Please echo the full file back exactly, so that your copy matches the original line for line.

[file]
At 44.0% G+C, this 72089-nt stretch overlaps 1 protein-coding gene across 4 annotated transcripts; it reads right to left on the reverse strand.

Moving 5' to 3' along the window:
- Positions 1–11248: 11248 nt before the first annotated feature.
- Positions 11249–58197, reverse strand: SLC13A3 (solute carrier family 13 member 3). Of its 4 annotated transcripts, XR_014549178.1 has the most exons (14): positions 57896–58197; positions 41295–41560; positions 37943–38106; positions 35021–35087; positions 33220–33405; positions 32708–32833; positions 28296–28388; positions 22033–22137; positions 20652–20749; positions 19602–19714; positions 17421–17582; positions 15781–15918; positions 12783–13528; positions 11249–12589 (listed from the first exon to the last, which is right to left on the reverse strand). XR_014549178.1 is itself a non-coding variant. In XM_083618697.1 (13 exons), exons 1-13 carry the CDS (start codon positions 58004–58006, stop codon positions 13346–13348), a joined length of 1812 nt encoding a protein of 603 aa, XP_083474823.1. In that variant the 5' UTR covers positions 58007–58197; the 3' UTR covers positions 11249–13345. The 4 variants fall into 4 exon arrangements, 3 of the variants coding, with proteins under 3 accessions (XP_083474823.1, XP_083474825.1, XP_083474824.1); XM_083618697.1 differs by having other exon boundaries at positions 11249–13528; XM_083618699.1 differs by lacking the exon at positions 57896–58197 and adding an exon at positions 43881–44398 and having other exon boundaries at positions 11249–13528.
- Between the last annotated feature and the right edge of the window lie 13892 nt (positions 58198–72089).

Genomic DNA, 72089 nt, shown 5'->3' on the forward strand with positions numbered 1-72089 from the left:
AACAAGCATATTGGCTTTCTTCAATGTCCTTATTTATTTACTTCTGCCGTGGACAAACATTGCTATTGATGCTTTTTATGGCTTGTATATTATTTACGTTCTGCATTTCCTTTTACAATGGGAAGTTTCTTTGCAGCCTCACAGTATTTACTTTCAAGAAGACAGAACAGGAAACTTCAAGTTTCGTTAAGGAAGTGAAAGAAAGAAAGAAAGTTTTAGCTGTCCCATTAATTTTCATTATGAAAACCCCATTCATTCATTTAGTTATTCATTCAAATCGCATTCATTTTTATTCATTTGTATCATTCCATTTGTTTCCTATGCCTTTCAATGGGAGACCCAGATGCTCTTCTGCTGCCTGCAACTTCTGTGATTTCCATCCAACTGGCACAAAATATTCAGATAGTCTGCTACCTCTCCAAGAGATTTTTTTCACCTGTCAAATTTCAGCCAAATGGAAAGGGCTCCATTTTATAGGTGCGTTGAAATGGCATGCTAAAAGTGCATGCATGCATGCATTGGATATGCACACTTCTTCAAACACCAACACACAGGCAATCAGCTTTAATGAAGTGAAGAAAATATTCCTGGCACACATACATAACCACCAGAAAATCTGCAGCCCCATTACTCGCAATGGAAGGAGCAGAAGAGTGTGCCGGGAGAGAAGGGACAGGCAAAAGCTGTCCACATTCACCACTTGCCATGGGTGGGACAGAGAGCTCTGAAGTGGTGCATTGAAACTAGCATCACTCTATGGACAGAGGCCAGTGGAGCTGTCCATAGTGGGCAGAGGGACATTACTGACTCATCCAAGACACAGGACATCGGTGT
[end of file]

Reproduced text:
At 44.0% G+C, this 72089-nt stretch overlaps 1 protein-coding gene across 4 annotated transcripts; it reads right to left on the reverse strand.

Moving 5' to 3' along the window:
- Positions 1–11248: 11248 nt before the first annotated feature.
- Positions 11249–58197, reverse strand: SLC13A3 (solute carrier family 13 member 3). Of its 4 annotated transcripts, XR_014549178.1 has the most exons (14): positions 57896–58197; positions 41295–41560; positions 37943–38106; positions 35021–35087; positions 33220–33405; positions 32708–32833; positions 28296–28388; positions 22033–22137; positions 20652–20749; positions 19602–19714; positions 17421–17582; positions 15781–15918; positions 12783–13528; positions 11249–12589 (listed from the first exon to the last, which is right to left on the reverse strand). XR_014549178.1 is itself a non-coding variant. In XM_083618697.1 (13 exons), exons 1-13 carry the CDS (start codon positions 58004–58006, stop codon positions 13346–13348), a joined length of 1812 nt encoding a protein of 603 aa, XP_083474823.1. In that variant the 5' UTR covers positions 58007–58197; the 3' UTR covers positions 11249–13345. The 4 variants fall into 4 exon arrangements, 3 of the variants coding, with proteins under 3 accessions (XP_083474823.1, XP_083474825.1, XP_083474824.1); XM_083618697.1 differs by having other exon boundaries at positions 11249–13528; XM_083618699.1 differs by lacking the exon at positions 57896–58197 and adding an exon at positions 43881–44398 and having other exon boundaries at positions 11249–13528.
- Between the last annotated feature and the right edge of the window lie 13892 nt (positions 58198–72089).

Genomic DNA, 72089 nt, shown 5'->3' on the forward strand with positions numbered 1-72089 from the left:
AACAAGCATATTGGCTTTCTTCAATGTCCTTATTTATTTACTTCTGCCGTGGACAAACATTGCTATTGATGCTTTTTATGGCTTGTATATTATTTACGTTCTGCATTTCCTTTTACAATGGGAAGTTTCTTTGCAGCCTCACAGTATTTACTTTCAAGAAGACAGAACAGGAAACTTCAAGTTTCGTTAAGGAAGTGAAAGAAAGAAAGAAAGTTTTAGCTGTCCCATTAATTTTCATTATGAAAACCCCATTCATTCATTTAGTTATTCATTCAAATCGCATTCATTTTTATTCATTTGTATCATTCCATTTGTTTCCTATGCCTTTCAATGGGAGACCCAGATGCTCTTCTGCTGCCTGCAACTTCTGTGATTTCCATCCAACTGGCACAAAATATTCAGATAGTCTGCTACCTCTCCAAGAGATTTTTTTCACCTGTCAAATTTCAGCCAAATGGAAAGGGCTCCATTTTATAGGTGCGTTGAAATGGCATGCTAAAAGTGCATGCATGCATGCATTGGATATGCACACTTCTTCAAACACCAACACACAGGCAATCAGCTTTAATGAAGTGAAGAAAATATTCCTGGCACACATACATAACCACCAGAAAATCTGCAGCCCCATTACTCGCAATGGAAGGAGCAGAAGAGTGTGCCGGGAGAGAAGGGACAGGCAAAAGCTGTCCACATTCACCACTTGCCATGGGTGGGACAGAGAGCTCTGAAGTGGTGCATTGAAACTAGCATCACTCTATGGACAGAGGCCAGTGGAGCTGTCCATAGTGGGCAGAGGGACATTACTGACTCATCCAAGACACAGGACATCGGTGT